‘An exceptional first book; Harvest is a subtle, fascinating braiding of travel, cultural and natural history … It is a pleasure and an education to journey with him in these pages’ Robert Macfarlane
In a centuries-old tradition, farmers in northwestern Iceland scour remote coastal plains for the down of nesting eider ducks.
High inside a vast cave in Borneo, men perched atop rickety ladders collect swiftlets’ nests, a delicacy believed to be a cure for almost anything.
Eiderdown and edible birds’ nests: both are luxury products, ultimately destined for the super-rich. To the rest of the world these materials are mere commodities but to the harvesters they are all imbued with myth, tradition, folklore and ritual, and form part of a shared identity and history.
These objects are two of the seven natural wonders whose stories Harvest tells: eiderdown, vicuña wool, sea silk, vegetable ivory, civet coffee, guano and edible birds’ nests. Harvest follows their journey from the wildest parts of the planet, traversing Iceland, Indonesia, and Peru, to its urban centres, drawing on the voices of the gatherers, shearers and entrepreneurs who harvest, process and trade them.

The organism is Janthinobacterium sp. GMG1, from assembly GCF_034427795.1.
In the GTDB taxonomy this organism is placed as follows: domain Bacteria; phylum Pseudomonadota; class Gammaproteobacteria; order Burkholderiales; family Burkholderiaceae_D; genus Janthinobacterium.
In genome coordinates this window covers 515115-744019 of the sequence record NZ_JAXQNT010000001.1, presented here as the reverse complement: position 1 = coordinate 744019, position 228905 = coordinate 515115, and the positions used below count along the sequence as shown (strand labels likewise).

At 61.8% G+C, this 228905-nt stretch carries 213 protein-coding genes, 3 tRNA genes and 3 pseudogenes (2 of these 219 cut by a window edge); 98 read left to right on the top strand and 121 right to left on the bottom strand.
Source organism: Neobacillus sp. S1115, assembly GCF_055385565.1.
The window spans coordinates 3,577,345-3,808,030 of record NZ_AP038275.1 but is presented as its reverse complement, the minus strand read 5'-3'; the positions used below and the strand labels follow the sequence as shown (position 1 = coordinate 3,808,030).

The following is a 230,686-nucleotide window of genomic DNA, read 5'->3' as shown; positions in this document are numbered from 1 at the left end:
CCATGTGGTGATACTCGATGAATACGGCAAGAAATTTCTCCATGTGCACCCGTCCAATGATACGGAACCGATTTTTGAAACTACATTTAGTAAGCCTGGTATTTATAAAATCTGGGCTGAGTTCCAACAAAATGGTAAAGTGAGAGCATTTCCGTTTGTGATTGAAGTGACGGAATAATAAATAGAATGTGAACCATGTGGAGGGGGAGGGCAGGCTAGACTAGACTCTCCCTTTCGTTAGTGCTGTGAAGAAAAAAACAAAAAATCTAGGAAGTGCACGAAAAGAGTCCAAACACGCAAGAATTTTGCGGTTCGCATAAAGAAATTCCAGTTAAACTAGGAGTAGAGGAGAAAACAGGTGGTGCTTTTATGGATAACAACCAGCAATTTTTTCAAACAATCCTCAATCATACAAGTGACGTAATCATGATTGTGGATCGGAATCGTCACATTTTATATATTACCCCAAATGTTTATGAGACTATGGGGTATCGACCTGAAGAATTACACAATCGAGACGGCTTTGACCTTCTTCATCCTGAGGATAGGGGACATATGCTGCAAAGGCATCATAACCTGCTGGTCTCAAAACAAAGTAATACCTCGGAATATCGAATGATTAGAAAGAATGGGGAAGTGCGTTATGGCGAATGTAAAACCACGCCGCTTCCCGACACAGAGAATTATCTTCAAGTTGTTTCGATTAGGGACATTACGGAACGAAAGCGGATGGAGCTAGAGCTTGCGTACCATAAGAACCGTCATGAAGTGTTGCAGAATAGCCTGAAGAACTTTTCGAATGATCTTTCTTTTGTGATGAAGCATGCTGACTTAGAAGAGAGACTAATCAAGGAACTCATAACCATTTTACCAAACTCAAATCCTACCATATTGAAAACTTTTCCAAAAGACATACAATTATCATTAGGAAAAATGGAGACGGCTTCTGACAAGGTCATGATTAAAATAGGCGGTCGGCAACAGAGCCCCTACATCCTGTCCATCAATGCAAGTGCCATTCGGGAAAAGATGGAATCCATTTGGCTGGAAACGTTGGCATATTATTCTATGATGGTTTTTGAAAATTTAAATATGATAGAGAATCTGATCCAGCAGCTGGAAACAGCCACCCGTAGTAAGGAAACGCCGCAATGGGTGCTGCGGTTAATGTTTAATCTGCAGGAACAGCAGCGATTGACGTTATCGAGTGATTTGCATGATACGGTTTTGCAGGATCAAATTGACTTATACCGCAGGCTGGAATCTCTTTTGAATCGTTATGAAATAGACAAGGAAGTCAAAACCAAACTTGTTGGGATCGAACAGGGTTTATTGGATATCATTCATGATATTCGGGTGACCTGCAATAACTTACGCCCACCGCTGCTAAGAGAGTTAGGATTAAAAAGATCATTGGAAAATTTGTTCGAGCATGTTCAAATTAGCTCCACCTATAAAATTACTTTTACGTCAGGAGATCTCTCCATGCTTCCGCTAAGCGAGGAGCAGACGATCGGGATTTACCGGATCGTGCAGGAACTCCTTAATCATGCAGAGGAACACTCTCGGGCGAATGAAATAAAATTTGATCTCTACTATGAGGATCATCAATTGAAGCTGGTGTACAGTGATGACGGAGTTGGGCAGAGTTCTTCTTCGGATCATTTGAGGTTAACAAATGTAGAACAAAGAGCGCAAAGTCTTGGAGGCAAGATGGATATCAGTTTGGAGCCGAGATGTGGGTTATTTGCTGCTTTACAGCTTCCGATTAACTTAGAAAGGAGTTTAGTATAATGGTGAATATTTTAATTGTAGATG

Blending interviews, history and travel writing, Harvest sets these human stories against our changing economic and ecological landscape. What do they tell us about capitalism, global market forces and overharvesting? How does a local micro-economy survive in a hyper-connected world?
Harvest makes us see the world with wonder, curiosity and new concern. It is an original and magical new map of our world and its riches.
A truly remarkable debut, weird, inquisitive and swarming with memorable characters
Posnett moves from one example to another with moral precision, wryness and a refusal to be discouraged. Stories build subtly and sometimes with sudden drama; all are entangled in complex political, cultural and ecological circumstances